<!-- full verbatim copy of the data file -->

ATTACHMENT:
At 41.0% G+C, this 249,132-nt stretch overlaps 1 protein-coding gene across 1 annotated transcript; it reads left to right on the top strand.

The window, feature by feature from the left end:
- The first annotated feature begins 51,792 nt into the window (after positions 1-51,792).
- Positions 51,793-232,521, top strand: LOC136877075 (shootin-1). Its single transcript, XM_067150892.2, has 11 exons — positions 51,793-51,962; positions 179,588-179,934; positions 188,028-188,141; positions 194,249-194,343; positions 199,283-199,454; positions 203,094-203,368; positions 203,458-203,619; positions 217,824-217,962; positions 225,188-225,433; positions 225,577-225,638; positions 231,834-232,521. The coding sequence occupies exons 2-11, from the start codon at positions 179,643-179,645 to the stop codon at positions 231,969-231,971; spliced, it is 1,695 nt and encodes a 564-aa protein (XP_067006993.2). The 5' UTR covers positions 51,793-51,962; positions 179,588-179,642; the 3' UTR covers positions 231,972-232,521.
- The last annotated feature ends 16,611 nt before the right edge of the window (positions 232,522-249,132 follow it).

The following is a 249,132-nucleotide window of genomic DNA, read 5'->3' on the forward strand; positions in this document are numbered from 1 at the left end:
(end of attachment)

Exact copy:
At 41.0% G+C, this 249,132-nt stretch overlaps 1 protein-coding gene across 1 annotated transcript; it reads left to right on the top strand.

The window, feature by feature from the left end:
- The first annotated feature begins 51,792 nt into the window (after positions 1-51,792).
- Positions 51,793-232,521, top strand: LOC136877075 (shootin-1). Its single transcript, XM_067150892.2, has 11 exons — positions 51,793-51,962; positions 179,588-179,934; positions 188,028-188,141; positions 194,249-194,343; positions 199,283-199,454; positions 203,094-203,368; positions 203,458-203,619; positions 217,824-217,962; positions 225,188-225,433; positions 225,577-225,638; positions 231,834-232,521. The coding sequence occupies exons 2-11, from the start codon at positions 179,643-179,645 to the stop codon at positions 231,969-231,971; spliced, it is 1,695 nt and encodes a 564-aa protein (XP_067006993.2). The 5' UTR covers positions 51,793-51,962; positions 179,588-179,642; the 3' UTR covers positions 231,972-232,521.
- The last annotated feature ends 16,611 nt before the right edge of the window (positions 232,522-249,132 follow it).

The following is a 249,132-nucleotide window of genomic DNA, read 5'->3' on the forward strand; positions in this document are numbered from 1 at the left end: